Electron microscopy founder Armin Delong dies
Professor Armin Delong was the founder of electron microscopy in the former Czechoslovakia. Photo: Ceska televize
Brno, Oct 9 (CTK) – Armin Delong, an inventor of electron microscopes and one of the most renowned Czech scientists, died at age of 92 on October 5, his daughter Silva Mackova confirmed to CTK on Saturday.
“I can confirm that my dad died on Thursday night. It is hard to deal with it, but he died here at home as he wished,” she said.
Delong has been the founder of electron microscopy in Czechoslovakia. His Tesla BS 242, the first desktop transmission electron microscope, won the gold medal at the Expo 58 Brussels World Fair in 1958.
Delong’s parents were French, but they moved to the former Czechoslovakia. The family lived in Bartovice, which is now part of Ostrava, the industrial centre of the Moravia-Silesia Region. Armin was interested in electronics as a child already and he constructed primitive radios and a telephone by himself.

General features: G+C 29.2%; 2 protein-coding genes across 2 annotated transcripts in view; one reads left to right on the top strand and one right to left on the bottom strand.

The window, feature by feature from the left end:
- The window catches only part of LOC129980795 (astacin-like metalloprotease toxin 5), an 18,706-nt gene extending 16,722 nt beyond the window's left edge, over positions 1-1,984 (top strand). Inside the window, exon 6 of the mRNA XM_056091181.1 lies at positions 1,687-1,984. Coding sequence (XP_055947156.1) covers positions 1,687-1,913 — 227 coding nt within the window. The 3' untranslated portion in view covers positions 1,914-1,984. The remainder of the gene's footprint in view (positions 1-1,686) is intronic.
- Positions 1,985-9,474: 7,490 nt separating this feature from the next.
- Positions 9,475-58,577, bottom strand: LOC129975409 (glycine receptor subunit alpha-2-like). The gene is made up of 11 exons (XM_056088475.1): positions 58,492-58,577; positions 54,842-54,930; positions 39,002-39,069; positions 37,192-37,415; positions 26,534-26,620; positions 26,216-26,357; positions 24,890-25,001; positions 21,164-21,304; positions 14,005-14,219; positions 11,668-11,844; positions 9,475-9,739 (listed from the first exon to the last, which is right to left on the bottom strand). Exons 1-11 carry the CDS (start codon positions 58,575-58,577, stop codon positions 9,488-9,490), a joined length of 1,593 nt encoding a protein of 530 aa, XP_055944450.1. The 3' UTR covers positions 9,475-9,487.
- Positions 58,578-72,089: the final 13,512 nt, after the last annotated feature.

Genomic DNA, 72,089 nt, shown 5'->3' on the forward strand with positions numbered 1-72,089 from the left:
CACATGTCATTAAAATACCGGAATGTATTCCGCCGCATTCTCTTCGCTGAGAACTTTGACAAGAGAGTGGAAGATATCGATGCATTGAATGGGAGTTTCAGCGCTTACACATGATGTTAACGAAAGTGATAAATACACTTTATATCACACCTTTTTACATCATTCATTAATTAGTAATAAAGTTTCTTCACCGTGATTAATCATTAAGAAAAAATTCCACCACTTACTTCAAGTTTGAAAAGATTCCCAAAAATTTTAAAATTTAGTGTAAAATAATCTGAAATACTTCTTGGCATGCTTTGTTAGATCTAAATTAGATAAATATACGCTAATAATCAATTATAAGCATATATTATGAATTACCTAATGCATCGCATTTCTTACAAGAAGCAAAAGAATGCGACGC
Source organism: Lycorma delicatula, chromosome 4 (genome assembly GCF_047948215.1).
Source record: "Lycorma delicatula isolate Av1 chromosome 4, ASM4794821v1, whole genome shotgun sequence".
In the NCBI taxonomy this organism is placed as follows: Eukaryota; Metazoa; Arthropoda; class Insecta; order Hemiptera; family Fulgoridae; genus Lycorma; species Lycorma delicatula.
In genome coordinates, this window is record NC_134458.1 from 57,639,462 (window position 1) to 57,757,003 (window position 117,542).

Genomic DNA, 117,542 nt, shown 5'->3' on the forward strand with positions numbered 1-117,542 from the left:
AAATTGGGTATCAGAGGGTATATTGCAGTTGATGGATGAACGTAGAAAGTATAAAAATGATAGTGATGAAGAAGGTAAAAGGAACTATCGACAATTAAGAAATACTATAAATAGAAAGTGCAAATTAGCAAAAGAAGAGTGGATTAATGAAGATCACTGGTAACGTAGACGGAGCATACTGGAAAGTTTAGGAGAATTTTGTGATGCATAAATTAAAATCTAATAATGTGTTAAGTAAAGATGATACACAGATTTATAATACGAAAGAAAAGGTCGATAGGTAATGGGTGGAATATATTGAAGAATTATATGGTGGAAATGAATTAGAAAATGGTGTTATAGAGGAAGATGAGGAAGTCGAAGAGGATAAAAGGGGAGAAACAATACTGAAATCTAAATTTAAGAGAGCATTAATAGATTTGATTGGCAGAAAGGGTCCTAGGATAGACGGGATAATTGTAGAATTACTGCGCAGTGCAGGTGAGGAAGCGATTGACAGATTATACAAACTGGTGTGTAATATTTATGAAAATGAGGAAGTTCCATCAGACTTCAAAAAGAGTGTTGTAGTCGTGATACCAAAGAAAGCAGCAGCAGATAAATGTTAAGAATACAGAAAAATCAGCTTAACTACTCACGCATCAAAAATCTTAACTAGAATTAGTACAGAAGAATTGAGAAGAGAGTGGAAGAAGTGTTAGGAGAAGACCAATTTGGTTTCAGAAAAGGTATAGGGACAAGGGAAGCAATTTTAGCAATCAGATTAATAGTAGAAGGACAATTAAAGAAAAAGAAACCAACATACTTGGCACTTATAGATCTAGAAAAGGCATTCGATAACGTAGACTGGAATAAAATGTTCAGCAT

He graduated from the Brno Technical University, focusing on electrical engineering, especially low-voltage current. In 1978, he was named a professor at the university. He headed the Institute of Scientific Instruments of the Czechoslovak Academy of Science in Brno for more than 30 years.
After the fall of the Czechoslovak communist regime, he was deputy prime minister for science of the federal government for a short time, in 1990. In 1990-92, he was vice president of the Czechoslovak Science Academy.
In 2005, he won the Czech Mind (Ceska hlava) annual prize for his research and particularly for his low voltage transmission electron microscope LVEM5. In 2015 he received a medal of merit for his scientific contribution from the Czech president.
Delong kept working in electron microscopy until his high age in the Delong Instruments company seated in Brno.
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